My goal is to call a service on an AKS cluster (aks1/US) from a pod on a second AKS cluster (aks2/EU).
These clusters will be on different regions and should communicate over a private network.

For the cluster networking I’m using the Azure CNI plugin.

Above you can see a schema of the two possible ending architectures. ExternalName  or ExternalIP  service on the US AKS pointing to a private EU ingress controller IP.

So, after some reading and some video listening, it seemed for me that the best option was to use an externalName service on AKS2 calling a service defined in a custom private DNS zone (, being these two VNets peered before.

Address space for aks services:
dev-test1-aks   v1.22.4 - 1 node
dev-test2-aks   v1.22.4 - 1 node

After some trials I can get connectivity between pods networks but I was never able to reach the service network from the other cluster.

  • I don’t have any active firewall
  • I’ve peered all three networks: dev-test1-vnet, dev-test2-vnet, dev-vnet (services CIDR)
  • I’ve create a Private DNS zones where I’ve put the “ecommerce” A record ( that should be resolved by the externalName service

dev-test1-aks (EU cluster):

kubectl create deployment eu-ecommerce --port=8080 --replicas=1

kubectl expose deployment eu-ecommerce --type=ClusterIP --port=8080 --name=eu-ecommerce

kubectl apply -f

kubectl create ingress eu-ecommerce --class=nginx --rule=eu.ecommerce/*=eu-ecommerce:8080

This is the ingress rule:

❯ kubectl --context=dev-test1-aks get ingress eu-ecommerce-2 -o yaml
kind: Ingress
  name: eu-ecommerce-2
  namespace: default
  ingressClassName: nginx
  - host:
      - backend:
            name: eu-ecommerce
              number: 8080
        path: /ecommerce
        pathType: Prefix
    - ip: 20.xxxxx

This is one of the externalName I’ve tried on dev-test2-aks:

apiVersion: v1
kind: Service
  name: eu-services
  namespace: default
  type: ExternalName
    - port: 8080
      protocol: TCP

These are some of my tests:

# --- Test externalName 
kubectl --context=dev-test2-aks run -it --rm --restart=Never busybox -- wget -qO- http://eu-services:8080
: '
    wget: cant connect to remote host ( Connection timed out

# --- Test connectivity AKS1 -> eu-ecommerce service
kubectl --context=dev-test1-aks run -it --rm --restart=Never busybox -- wget -qO- http://eu-ecommerce:8080
kubectl --context=dev-test1-aks run -it --rm --restart=Never busybox -- wget -qO-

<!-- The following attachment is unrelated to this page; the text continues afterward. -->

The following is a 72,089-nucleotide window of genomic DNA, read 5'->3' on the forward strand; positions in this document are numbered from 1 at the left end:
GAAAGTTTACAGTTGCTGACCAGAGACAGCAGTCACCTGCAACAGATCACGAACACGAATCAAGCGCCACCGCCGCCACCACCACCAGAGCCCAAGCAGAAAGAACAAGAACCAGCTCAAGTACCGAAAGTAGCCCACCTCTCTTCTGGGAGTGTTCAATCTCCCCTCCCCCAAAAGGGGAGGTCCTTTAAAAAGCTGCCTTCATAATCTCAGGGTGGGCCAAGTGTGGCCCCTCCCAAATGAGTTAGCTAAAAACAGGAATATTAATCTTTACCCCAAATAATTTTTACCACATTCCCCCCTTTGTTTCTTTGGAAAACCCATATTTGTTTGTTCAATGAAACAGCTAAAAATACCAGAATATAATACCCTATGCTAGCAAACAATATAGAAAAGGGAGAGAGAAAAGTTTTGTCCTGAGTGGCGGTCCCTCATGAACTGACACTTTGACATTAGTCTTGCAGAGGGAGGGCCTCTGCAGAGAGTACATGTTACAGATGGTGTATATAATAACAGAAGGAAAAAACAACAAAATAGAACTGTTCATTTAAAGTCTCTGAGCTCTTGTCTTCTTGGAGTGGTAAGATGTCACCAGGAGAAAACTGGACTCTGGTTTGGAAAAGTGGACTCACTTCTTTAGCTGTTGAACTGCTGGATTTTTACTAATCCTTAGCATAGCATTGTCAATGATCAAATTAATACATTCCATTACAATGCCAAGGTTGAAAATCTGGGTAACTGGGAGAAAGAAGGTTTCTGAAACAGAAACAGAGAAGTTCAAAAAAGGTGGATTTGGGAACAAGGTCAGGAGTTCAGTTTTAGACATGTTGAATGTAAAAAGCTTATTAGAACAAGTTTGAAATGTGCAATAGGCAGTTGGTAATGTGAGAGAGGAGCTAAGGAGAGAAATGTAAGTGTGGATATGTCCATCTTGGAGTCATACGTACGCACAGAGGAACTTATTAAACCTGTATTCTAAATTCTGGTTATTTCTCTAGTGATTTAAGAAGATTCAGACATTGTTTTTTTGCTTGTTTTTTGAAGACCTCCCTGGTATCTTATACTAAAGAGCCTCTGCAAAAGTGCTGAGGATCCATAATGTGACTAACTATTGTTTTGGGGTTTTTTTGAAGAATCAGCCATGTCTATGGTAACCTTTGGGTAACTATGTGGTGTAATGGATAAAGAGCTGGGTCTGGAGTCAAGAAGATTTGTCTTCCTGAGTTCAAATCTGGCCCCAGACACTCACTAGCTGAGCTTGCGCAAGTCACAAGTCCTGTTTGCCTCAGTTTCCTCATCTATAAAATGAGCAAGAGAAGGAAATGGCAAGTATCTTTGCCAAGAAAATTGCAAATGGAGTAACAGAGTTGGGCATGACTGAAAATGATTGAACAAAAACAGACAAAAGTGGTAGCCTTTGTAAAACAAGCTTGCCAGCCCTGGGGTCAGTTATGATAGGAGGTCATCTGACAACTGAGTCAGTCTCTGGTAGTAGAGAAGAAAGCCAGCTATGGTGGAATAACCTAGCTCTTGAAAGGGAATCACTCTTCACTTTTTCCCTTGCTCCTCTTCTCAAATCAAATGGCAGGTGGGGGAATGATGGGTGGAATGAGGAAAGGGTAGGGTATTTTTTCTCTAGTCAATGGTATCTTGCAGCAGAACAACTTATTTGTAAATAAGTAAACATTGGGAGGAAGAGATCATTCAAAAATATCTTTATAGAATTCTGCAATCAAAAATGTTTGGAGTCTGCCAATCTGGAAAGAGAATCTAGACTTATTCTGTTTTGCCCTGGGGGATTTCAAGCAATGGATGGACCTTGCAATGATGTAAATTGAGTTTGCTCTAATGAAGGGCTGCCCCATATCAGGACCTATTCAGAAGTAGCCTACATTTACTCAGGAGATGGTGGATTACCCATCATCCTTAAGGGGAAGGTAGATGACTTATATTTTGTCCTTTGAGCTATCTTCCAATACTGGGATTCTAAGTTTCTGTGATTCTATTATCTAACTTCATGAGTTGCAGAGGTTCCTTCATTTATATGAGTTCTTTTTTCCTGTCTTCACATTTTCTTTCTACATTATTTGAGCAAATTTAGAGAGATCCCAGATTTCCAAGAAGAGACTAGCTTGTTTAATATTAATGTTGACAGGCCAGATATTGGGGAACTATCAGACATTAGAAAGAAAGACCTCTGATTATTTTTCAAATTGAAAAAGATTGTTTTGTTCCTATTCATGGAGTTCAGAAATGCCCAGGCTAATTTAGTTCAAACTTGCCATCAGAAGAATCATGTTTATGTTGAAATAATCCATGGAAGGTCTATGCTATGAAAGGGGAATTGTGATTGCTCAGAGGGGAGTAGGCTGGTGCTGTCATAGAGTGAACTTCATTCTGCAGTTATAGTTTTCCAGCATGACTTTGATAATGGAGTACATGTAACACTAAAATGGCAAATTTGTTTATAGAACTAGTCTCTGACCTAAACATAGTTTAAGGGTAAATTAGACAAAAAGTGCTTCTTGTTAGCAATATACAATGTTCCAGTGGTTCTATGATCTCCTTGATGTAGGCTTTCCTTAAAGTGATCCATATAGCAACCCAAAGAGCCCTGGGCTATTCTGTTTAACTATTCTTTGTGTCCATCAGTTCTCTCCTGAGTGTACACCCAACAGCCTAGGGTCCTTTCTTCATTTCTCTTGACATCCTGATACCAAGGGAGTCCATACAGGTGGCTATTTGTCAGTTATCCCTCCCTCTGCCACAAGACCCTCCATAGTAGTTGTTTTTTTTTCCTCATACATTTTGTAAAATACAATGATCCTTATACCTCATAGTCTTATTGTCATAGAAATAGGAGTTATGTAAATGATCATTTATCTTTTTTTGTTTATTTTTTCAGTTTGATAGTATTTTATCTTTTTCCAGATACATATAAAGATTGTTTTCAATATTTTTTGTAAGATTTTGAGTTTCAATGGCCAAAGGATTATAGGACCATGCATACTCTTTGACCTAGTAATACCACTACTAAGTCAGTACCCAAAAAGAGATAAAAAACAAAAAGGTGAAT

kubectl --context=dev-test1-aks run -it --rm --restart=Never busybox -- wget -qO- http://eu-ecommerce.default.svc.cluster.local:8080
kubectl --context=dev-test1-aks run -it --rm --restart=Never busybox -- wget -qO-
# OK client_address=

# --- Test connectivity AKS2 -> eu-ecommerce POD
kubectl --context=dev-test2-aks run -it --rm --restart=Never busybox -- wget -qO-
#> OK

# --- Test connectivity - LB private IP
kubectl --context=dev-test1-aks run -it --rm --restart=Never busybox -- wget --no-cache -qO-
#> OK
kubectl --context=dev-test2-aks run -it --rm --restart=Never busybox -- wget --no-cache -qO-
#> KO  wget: can't connect to remote host ( Connection timed out
#>> This is the ClusterIP! -> Think twice!

# --- Traceroute gives no informations
kubectl --context=dev-test2-aks  run -it --rm --restart=Never busybox -- traceroute -n -m4
: '
    *  *  *
    3  *  *  *
    4  *  *  *

# --- test2-aks can see the private dns zone and resolve the hostname
kubectl --context=dev-test2-aks run -it --rm --restart=Never busybox -- nslookup
: ' Server:
    Address 1: kube-dns.kube-system.svc.cluster.local
    Address 1:

I’ve also created inbound and outbound network policies for the AKS networks:

  • on dev-aks (10.0/16) allow all incoming from 11.1/16 and 11.0/16
  • on dev-test2-aks allow any outbound

SOLUTION: Set the LB as an internal LB exposing the external IP to the private subnet

kubectl --context=dev-test1-aks patch service -n ingress-nginx ingress-nginx-controller --patch '{"metadata": {"annotations": {"": "tr

This article is also in Medium 🙂

Seen docs: